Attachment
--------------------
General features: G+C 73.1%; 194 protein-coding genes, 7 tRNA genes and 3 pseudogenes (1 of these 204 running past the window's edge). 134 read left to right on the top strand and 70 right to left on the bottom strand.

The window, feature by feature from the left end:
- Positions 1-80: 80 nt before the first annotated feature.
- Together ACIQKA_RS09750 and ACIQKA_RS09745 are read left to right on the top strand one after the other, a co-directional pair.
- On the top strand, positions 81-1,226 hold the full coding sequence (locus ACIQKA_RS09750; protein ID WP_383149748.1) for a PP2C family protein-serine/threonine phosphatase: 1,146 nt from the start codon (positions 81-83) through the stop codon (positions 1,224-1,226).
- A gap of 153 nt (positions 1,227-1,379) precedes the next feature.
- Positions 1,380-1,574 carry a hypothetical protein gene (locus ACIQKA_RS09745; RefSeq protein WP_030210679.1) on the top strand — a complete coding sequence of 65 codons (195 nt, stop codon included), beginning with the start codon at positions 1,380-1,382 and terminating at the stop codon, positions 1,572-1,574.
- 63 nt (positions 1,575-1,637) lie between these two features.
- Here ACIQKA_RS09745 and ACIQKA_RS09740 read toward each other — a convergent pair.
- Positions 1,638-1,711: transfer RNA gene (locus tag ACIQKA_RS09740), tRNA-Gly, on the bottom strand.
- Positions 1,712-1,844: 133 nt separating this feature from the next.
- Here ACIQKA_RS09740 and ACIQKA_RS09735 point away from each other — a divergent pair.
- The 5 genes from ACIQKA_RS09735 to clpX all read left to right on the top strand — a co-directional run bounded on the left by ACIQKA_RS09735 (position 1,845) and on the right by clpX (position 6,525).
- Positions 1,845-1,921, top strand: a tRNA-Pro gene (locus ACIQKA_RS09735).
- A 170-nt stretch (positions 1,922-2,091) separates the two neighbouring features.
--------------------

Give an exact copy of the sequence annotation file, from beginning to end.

General features: G+C 73.1%; 194 protein-coding genes, 7 tRNA genes and 3 pseudogenes (1 of these 204 running past the window's edge). 134 read left to right on the top strand and 70 right to left on the bottom strand.

The window, feature by feature from the left end:
- Positions 1-80: 80 nt before the first annotated feature.
- Together ACIQKA_RS09750 and ACIQKA_RS09745 are read left to right on the top strand one after the other, a co-directional pair.
- On the top strand, positions 81-1,226 hold the full coding sequence (locus ACIQKA_RS09750; protein ID WP_383149748.1) for a PP2C family protein-serine/threonine phosphatase: 1,146 nt from the start codon (positions 81-83) through the stop codon (positions 1,224-1,226).
- A gap of 153 nt (positions 1,227-1,379) precedes the next feature.
- Positions 1,380-1,574 carry a hypothetical protein gene (locus ACIQKA_RS09745; RefSeq protein WP_030210679.1) on the top strand — a complete coding sequence of 65 codons (195 nt, stop codon included), beginning with the start codon at positions 1,380-1,382 and terminating at the stop codon, positions 1,572-1,574.
- 63 nt (positions 1,575-1,637) lie between these two features.
- Here ACIQKA_RS09745 and ACIQKA_RS09740 read toward each other — a convergent pair.
- Positions 1,638-1,711: transfer RNA gene (locus tag ACIQKA_RS09740), tRNA-Gly, on the bottom strand.
- Positions 1,712-1,844: 133 nt separating this feature from the next.
- Here ACIQKA_RS09740 and ACIQKA_RS09735 point away from each other — a divergent pair.
- The 5 genes from ACIQKA_RS09735 to clpX all read left to right on the top strand — a co-directional run bounded on the left by ACIQKA_RS09735 (position 1,845) and on the right by clpX (position 6,525).
- Positions 1,845-1,921, top strand: a tRNA-Pro gene (locus ACIQKA_RS09735).
- A 170-nt stretch (positions 1,922-2,091) separates the two neighbouring features.